Birmingham – Dubai – Brisbane – Christchurch
We flew out of Birmingham airport on Tuesday evening. By the time Qantas delivered us to Christchurch, South Island NZ, it was early Friday morning, partly because we paused our travels in Brisbane, Australia for 12 hours.
If, like us, you have loving and hospitable relatives in Brisbane, I highly recommend this choice of itinerary. It offers a much-needed break, and could save you a lot of money. Turns out Brisbane is a crew change point for Emirates/Qantas, so they like to go there. We saved thousands of pounds off the original flight quotes by specifying Brisbane on the itinerary.
It was cool and pouring with rain in Brisbane. But who cares when you have a delightful nephew and niece-in-law to chauffeur you round the city, and provide great food and a very welcome shower? We drove round my old haunts from my time as a Brisbane schoolgirl; I recognised virtually nothing. Brisbane has become a high-rise multicultural city that bears little resemblance to the quiet little city of my teenage years. But still a lovely place.
On to Christchurch. Having pre-booked a transfer from the airport, we stayed two nights at the Breakfree on Cashel, a well-located and comfortable modern backpacker hotel with good catering. The weather was much cooler (14 degrees) and wetter than we had expected, but we donned our British outer gear and set off to explore.
Christchurch is the largest city on the South Island, but still compact and approachable. It was devastated by earthquakes in 2010 and 2011, and this legacy is clearly at the forefront of minds here. We were very struck by the energy and commitment of the people to restore their city. Everyone knows the famous Cardboard Cathedral, of course; and a great deal of care is being made to preserve beloved Victorian buildings as well as taking the opportunity to build for the future.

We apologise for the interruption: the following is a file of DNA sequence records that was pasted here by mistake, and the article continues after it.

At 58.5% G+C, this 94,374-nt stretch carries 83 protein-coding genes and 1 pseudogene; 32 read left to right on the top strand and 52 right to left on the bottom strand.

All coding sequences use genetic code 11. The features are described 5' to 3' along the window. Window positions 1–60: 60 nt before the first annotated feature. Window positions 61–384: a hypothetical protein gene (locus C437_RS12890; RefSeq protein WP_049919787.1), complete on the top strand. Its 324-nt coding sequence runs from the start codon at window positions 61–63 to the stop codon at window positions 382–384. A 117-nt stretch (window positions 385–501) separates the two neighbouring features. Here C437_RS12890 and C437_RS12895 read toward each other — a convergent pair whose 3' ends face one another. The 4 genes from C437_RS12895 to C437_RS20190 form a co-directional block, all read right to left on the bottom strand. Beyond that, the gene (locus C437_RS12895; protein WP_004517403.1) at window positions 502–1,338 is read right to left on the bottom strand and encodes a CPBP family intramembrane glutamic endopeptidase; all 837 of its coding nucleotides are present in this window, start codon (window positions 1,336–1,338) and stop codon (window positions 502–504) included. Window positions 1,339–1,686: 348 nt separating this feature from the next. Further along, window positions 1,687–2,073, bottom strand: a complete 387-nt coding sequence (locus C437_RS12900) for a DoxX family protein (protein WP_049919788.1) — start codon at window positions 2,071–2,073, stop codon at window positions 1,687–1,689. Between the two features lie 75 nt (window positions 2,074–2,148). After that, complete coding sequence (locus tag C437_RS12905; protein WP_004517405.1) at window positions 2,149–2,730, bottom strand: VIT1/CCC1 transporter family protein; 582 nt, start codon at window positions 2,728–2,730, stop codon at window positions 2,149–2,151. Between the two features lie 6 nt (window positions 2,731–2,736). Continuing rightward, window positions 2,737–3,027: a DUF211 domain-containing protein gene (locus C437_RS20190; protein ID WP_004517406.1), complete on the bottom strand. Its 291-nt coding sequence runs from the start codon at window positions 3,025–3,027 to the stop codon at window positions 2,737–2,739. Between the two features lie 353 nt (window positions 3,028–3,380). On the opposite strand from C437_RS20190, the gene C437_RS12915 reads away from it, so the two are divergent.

Breakfast in pretty New Regent Street, pastel-painted Spanish Mission revival style, rather like Clough Ellis’ Port Meirion. Then we took the old electric tram to the wonderful Botanic Gardens, the legacy of a group of keen Victorian horticulturalists. Their efforts to recreate an ideal English garden had mixed results, but the fusion of native trees and European species is a happy one. The conservatories bear comparison with Kew. The paints looked as if a troupe of busy fairies equipped with dusters and leaf shine was ahead of us at every point. We spoke to the head of the volunteers there, herself descended from the fifth ship to arrive, who explained that Christchurch had been a middle-class English settlement, hence botanical gardens on the Avon river (narrower than its namesake) was a key priority back in the day.
On our way out of Christchurch the next day, heading to Akaroa, we passed a poignant memorial to the victims of the 2011 earthquake:
Every Sunday, the families of a lost loved one bring out on silent display a white-painted chair to represent their loss. One was a baby’s car seat.
Despite its energy and positivism, Christchurch has not, and will not it seems, forgot its losses.